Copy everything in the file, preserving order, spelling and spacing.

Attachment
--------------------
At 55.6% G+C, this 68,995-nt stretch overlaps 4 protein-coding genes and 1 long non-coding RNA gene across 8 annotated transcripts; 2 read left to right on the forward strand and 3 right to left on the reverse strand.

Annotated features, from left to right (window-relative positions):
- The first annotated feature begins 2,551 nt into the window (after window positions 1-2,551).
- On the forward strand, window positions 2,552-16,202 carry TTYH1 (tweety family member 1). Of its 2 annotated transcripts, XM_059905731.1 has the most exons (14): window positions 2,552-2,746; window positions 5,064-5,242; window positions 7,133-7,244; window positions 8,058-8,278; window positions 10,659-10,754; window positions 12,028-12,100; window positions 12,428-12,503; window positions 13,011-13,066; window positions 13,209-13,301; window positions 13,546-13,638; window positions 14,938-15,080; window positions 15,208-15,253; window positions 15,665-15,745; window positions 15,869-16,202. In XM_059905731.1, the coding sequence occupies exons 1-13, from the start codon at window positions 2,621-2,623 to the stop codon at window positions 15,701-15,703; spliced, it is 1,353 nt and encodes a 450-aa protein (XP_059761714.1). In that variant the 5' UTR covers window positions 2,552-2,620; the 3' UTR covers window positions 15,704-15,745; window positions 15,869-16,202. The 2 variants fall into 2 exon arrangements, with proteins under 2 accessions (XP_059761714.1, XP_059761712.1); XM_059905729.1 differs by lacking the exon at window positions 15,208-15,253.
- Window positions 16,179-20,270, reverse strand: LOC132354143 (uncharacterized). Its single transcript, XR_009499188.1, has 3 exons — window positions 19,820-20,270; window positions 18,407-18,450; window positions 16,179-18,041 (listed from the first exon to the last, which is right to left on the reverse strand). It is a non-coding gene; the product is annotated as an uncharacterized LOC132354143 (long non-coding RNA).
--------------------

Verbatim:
At 55.6% G+C, this 68,995-nt stretch overlaps 4 protein-coding genes and 1 long non-coding RNA gene across 8 annotated transcripts; 2 read left to right on the forward strand and 3 right to left on the reverse strand.

Annotated features, from left to right (window-relative positions):
- The first annotated feature begins 2,551 nt into the window (after window positions 1-2,551).
- On the forward strand, window positions 2,552-16,202 carry TTYH1 (tweety family member 1). Of its 2 annotated transcripts, XM_059905731.1 has the most exons (14): window positions 2,552-2,746; window positions 5,064-5,242; window positions 7,133-7,244; window positions 8,058-8,278; window positions 10,659-10,754; window positions 12,028-12,100; window positions 12,428-12,503; window positions 13,011-13,066; window positions 13,209-13,301; window positions 13,546-13,638; window positions 14,938-15,080; window positions 15,208-15,253; window positions 15,665-15,745; window positions 15,869-16,202. In XM_059905731.1, the coding sequence occupies exons 1-13, from the start codon at window positions 2,621-2,623 to the stop codon at window positions 15,701-15,703; spliced, it is 1,353 nt and encodes a 450-aa protein (XP_059761714.1). In that variant the 5' UTR covers window positions 2,552-2,620; the 3' UTR covers window positions 15,704-15,745; window positions 15,869-16,202. The 2 variants fall into 2 exon arrangements, with proteins under 2 accessions (XP_059761714.1, XP_059761712.1); XM_059905729.1 differs by lacking the exon at window positions 15,208-15,253.
- Window positions 16,179-20,270, reverse strand: LOC132354143 (uncharacterized). Its single transcript, XR_009499188.1, has 3 exons — window positions 19,820-20,270; window positions 18,407-18,450; window positions 16,179-18,041 (listed from the first exon to the last, which is right to left on the reverse strand). It is a non-coding gene; the product is annotated as an uncharacterized LOC132354143 (long non-coding RNA).